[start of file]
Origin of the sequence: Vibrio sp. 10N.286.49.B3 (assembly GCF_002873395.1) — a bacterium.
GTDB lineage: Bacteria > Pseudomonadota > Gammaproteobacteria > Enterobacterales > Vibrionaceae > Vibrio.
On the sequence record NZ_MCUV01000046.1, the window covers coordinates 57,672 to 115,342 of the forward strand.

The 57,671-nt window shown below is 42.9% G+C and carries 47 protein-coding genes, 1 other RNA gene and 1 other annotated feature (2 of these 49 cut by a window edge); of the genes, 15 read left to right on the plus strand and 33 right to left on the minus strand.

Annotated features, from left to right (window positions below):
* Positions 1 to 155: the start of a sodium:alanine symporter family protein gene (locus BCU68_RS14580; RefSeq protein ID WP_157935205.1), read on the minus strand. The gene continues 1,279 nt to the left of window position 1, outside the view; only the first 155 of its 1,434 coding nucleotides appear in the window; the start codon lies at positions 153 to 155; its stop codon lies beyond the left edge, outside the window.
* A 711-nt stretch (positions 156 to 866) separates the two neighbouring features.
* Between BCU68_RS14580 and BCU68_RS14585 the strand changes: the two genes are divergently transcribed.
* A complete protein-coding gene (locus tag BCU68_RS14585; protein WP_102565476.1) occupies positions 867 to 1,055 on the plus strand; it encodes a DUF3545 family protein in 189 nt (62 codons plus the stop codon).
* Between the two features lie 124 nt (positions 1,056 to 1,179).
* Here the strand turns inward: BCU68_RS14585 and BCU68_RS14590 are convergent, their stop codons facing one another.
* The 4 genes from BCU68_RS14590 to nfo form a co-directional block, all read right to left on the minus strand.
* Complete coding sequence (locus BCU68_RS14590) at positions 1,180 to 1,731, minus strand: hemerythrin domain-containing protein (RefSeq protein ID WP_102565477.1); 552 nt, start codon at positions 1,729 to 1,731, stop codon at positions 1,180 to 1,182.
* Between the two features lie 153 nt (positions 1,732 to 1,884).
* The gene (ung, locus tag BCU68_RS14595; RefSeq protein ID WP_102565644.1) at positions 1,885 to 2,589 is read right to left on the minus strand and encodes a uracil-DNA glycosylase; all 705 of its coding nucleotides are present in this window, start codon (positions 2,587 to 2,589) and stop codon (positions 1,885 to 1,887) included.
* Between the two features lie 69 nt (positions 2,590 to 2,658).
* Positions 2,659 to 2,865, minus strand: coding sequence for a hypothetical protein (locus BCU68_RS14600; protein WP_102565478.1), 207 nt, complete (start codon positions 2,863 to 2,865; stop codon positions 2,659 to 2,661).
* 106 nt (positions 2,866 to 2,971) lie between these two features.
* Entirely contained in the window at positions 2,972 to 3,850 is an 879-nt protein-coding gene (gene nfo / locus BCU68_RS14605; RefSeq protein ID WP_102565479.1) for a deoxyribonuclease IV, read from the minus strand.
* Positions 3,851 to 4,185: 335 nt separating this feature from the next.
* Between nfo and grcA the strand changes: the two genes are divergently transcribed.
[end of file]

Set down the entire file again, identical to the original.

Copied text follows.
Origin of the sequence: Vibrio sp. 10N.286.49.B3 (assembly GCF_002873395.1) — a bacterium.
GTDB lineage: Bacteria > Pseudomonadota > Gammaproteobacteria > Enterobacterales > Vibrionaceae > Vibrio.
On the sequence record NZ_MCUV01000046.1, the window covers coordinates 57,672 to 115,342 of the forward strand.

The 57,671-nt window shown below is 42.9% G+C and carries 47 protein-coding genes, 1 other RNA gene and 1 other annotated feature (2 of these 49 cut by a window edge); of the genes, 15 read left to right on the plus strand and 33 right to left on the minus strand.

Annotated features, from left to right (window positions below):
* Positions 1 to 155: the start of a sodium:alanine symporter family protein gene (locus BCU68_RS14580; RefSeq protein ID WP_157935205.1), read on the minus strand. The gene continues 1,279 nt to the left of window position 1, outside the view; only the first 155 of its 1,434 coding nucleotides appear in the window; the start codon lies at positions 153 to 155; its stop codon lies beyond the left edge, outside the window.
* A 711-nt stretch (positions 156 to 866) separates the two neighbouring features.
* Between BCU68_RS14580 and BCU68_RS14585 the strand changes: the two genes are divergently transcribed.
* A complete protein-coding gene (locus tag BCU68_RS14585; protein WP_102565476.1) occupies positions 867 to 1,055 on the plus strand; it encodes a DUF3545 family protein in 189 nt (62 codons plus the stop codon).
* Between the two features lie 124 nt (positions 1,056 to 1,179).
* Here the strand turns inward: BCU68_RS14585 and BCU68_RS14590 are convergent, their stop codons facing one another.
* The 4 genes from BCU68_RS14590 to nfo form a co-directional block, all read right to left on the minus strand.
* Complete coding sequence (locus BCU68_RS14590) at positions 1,180 to 1,731, minus strand: hemerythrin domain-containing protein (RefSeq protein ID WP_102565477.1); 552 nt, start codon at positions 1,729 to 1,731, stop codon at positions 1,180 to 1,182.
* Between the two features lie 153 nt (positions 1,732 to 1,884).
* The gene (ung, locus tag BCU68_RS14595; RefSeq protein ID WP_102565644.1) at positions 1,885 to 2,589 is read right to left on the minus strand and encodes a uracil-DNA glycosylase; all 705 of its coding nucleotides are present in this window, start codon (positions 2,587 to 2,589) and stop codon (positions 1,885 to 1,887) included.
* Between the two features lie 69 nt (positions 2,590 to 2,658).
* Positions 2,659 to 2,865, minus strand: coding sequence for a hypothetical protein (locus BCU68_RS14600; protein WP_102565478.1), 207 nt, complete (start codon positions 2,863 to 2,865; stop codon positions 2,659 to 2,661).
* 106 nt (positions 2,866 to 2,971) lie between these two features.
* Entirely contained in the window at positions 2,972 to 3,850 is an 879-nt protein-coding gene (gene nfo / locus BCU68_RS14605; RefSeq protein ID WP_102565479.1) for a deoxyribonuclease IV, read from the minus strand.
* Positions 3,851 to 4,185: 335 nt separating this feature from the next.
* Between nfo and grcA the strand changes: the two genes are divergently transcribed.